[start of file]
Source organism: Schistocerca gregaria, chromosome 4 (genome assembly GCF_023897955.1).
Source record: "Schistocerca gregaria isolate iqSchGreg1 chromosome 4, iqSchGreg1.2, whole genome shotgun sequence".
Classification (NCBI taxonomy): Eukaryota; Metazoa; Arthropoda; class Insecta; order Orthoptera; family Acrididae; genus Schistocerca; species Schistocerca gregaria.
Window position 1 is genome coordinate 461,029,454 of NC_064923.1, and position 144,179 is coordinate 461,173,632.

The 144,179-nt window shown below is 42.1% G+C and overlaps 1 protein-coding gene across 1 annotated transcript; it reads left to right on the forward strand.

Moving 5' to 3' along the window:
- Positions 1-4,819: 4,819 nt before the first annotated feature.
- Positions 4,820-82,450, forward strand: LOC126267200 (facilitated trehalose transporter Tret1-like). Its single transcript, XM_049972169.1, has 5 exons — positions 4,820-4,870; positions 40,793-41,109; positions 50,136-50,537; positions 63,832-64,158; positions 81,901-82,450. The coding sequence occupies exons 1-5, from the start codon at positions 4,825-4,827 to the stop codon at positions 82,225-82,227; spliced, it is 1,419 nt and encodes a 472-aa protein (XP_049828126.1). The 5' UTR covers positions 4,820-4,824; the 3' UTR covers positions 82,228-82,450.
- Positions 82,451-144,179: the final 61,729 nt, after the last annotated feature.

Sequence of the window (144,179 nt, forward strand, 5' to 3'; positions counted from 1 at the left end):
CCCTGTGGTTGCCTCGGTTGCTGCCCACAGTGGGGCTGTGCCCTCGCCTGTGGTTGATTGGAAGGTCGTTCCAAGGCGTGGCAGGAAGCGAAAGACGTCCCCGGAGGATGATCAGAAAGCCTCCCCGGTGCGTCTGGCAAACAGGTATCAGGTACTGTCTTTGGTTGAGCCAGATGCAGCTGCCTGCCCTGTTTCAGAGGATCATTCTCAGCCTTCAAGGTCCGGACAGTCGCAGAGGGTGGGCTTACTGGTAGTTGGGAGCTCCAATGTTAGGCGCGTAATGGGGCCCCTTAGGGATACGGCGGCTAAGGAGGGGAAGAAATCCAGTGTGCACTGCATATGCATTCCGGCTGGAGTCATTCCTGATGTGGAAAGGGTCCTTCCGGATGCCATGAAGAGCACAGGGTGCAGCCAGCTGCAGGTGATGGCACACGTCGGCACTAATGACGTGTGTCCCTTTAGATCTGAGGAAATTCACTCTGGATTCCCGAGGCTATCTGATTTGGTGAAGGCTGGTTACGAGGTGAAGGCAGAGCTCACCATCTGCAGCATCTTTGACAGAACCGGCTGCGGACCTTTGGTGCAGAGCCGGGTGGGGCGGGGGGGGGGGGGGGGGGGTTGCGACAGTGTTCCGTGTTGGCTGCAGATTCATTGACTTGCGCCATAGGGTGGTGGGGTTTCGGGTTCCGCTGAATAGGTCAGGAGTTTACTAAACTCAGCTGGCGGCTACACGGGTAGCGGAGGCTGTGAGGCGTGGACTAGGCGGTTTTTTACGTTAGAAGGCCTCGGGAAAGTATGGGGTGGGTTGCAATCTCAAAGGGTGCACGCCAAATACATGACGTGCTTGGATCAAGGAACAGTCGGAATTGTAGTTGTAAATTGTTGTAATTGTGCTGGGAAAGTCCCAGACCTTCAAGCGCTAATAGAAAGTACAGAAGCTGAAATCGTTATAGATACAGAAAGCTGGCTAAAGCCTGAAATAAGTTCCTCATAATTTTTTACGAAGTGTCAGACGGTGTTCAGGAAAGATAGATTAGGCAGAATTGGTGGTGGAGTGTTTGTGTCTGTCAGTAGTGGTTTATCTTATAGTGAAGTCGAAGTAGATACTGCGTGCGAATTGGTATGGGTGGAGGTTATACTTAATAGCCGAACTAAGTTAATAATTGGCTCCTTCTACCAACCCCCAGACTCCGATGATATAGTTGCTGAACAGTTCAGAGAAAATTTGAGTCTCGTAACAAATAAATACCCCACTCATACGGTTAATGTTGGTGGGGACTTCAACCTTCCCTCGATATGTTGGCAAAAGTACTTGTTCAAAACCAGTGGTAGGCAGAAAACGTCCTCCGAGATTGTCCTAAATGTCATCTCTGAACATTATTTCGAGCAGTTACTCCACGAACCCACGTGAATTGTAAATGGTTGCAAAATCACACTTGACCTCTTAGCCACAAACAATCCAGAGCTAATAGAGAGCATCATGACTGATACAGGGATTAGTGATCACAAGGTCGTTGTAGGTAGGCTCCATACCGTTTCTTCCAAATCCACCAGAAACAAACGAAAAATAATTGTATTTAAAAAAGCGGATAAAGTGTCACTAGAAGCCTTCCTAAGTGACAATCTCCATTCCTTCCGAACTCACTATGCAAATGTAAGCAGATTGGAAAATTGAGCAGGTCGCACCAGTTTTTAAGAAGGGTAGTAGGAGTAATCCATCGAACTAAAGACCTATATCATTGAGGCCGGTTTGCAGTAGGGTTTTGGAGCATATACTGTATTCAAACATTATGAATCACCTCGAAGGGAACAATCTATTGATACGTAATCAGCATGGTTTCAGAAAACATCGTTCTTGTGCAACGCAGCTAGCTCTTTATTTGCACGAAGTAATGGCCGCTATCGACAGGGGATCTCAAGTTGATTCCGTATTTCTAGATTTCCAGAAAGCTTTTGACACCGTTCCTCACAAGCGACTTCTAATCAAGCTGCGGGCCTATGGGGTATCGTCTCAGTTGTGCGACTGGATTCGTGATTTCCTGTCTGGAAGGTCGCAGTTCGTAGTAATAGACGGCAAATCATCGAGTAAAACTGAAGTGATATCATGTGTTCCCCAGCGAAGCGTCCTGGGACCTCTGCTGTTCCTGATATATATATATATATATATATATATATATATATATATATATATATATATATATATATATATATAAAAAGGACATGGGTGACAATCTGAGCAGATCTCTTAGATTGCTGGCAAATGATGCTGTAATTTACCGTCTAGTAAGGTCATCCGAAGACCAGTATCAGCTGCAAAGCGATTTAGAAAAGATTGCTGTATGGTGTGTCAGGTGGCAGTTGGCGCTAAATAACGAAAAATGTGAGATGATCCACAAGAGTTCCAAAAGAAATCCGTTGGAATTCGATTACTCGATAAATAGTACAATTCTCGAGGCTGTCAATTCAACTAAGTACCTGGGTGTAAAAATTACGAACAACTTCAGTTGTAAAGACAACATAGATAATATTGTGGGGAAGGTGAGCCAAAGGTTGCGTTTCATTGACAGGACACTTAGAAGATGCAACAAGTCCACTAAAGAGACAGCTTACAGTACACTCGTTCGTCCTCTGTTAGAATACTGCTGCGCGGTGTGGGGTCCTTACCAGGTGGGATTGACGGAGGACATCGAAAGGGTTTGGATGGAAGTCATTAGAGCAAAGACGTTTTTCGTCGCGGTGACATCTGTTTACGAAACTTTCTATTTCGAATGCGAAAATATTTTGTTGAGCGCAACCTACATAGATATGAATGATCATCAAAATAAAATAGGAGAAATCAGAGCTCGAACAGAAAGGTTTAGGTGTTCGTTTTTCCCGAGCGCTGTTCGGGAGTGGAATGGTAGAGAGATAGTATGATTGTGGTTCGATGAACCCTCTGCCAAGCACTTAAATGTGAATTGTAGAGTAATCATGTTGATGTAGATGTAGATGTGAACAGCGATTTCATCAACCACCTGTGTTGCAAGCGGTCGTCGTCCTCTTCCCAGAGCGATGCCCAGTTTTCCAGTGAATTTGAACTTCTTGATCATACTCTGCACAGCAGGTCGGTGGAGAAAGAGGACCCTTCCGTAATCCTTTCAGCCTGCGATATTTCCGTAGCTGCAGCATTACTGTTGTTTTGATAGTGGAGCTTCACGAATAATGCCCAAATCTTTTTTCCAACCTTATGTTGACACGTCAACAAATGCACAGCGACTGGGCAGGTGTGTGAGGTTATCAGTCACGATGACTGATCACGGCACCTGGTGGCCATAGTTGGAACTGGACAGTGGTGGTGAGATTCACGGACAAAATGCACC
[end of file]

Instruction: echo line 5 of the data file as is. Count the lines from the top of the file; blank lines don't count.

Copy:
The 144,179-nt window shown below is 42.1% G+C and overlaps 1 protein-coding gene across 1 annotated transcript; it reads left to right on the forward strand.